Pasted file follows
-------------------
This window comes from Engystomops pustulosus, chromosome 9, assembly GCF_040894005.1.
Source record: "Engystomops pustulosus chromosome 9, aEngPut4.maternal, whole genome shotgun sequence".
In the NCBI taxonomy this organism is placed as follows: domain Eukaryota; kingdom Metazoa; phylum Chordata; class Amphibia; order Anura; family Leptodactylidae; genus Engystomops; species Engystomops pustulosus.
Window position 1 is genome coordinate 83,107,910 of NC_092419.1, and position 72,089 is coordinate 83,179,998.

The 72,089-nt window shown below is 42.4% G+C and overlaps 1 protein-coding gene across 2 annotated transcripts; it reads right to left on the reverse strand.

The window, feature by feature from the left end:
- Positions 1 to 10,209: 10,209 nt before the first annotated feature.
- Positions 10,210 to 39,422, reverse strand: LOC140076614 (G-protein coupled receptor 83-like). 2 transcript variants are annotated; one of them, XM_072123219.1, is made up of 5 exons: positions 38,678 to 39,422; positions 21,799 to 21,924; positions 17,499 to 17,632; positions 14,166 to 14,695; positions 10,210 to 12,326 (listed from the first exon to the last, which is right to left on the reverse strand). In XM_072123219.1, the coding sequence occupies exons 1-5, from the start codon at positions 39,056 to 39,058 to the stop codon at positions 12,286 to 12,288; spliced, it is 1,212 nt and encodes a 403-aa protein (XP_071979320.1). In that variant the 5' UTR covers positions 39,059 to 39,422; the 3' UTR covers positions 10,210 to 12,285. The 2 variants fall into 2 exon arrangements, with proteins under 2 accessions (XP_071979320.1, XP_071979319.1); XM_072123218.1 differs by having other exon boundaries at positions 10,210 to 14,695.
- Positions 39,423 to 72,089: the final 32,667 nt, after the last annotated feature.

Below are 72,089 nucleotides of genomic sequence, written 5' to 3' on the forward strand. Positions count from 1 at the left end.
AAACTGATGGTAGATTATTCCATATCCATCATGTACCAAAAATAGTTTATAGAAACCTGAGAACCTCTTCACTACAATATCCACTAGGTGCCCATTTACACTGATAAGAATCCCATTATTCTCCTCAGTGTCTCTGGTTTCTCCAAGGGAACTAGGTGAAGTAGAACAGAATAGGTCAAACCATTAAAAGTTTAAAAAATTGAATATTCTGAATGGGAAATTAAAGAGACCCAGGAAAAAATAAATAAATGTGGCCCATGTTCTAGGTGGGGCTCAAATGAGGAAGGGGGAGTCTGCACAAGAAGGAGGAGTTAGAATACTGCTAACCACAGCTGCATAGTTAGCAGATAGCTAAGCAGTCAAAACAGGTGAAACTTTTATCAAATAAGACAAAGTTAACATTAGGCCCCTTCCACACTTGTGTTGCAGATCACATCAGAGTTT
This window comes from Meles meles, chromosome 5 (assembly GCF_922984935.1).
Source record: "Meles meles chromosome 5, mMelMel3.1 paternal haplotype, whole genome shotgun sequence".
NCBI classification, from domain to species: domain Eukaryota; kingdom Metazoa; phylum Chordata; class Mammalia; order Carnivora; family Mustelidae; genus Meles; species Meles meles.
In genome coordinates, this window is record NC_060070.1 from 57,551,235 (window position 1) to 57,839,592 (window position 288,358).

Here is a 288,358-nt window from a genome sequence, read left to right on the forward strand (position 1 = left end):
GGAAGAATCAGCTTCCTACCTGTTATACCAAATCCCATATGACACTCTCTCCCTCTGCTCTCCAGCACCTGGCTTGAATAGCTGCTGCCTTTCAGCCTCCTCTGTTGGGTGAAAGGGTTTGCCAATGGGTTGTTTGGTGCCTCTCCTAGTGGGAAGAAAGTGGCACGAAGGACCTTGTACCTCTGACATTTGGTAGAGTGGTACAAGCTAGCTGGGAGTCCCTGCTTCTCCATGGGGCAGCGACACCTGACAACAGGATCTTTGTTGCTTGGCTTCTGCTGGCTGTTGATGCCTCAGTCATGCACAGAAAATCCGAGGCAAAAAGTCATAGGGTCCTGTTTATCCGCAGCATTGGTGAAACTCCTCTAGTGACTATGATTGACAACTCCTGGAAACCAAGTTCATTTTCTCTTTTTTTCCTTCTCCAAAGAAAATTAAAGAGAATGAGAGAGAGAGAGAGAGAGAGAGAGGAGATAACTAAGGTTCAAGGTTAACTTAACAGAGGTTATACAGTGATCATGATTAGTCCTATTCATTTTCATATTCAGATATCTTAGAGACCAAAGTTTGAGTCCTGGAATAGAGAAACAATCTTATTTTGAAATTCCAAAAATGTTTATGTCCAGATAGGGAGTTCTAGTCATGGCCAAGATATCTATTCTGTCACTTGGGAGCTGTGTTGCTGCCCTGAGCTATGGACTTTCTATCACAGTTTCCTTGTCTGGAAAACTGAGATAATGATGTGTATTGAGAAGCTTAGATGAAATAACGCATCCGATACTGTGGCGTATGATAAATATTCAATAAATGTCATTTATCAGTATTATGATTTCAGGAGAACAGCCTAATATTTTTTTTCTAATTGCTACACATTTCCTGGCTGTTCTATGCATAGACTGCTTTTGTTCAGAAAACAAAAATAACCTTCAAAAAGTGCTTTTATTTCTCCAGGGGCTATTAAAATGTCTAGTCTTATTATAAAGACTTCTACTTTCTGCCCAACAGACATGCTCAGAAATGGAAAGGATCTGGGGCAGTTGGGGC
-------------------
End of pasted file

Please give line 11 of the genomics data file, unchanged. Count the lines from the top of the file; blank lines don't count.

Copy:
AAACTGATGGTAGATTATTCCATATCCATCATGTACCAAAAATAGTTTATAGAAACCTGAGAACCTCTTCACTACAATATCCACTAGGTGCCCATTTACACTGATAAGAATCCCATTATTCTCCTCAGTGTCTCTGGTTTCTCCAAGGGAACTAGGTGAAGTAGAACAGAATAGGTCAAACCATTAAAAGTTTAAAAAATTGAATATTCTGAATGGGAAATTAAAGAGACCCAGGAAAAAATAAATAAATGTGGCCCATGTTCTAGGTGGGGCTCAAATGAGGAAGGGGGAGTCTGCACAAGAAGGAGGAGTTAGAATACTGCTAACCACAGCTGCATAGTTAGCAGATAGCTAAGCAGTCAAAACAGGTGAAACTTTTATCAAATAAGACAAAGTTAACATTAGGCCCCTTCCACACTTGTGTTGCAGATCACATCAGAGTTT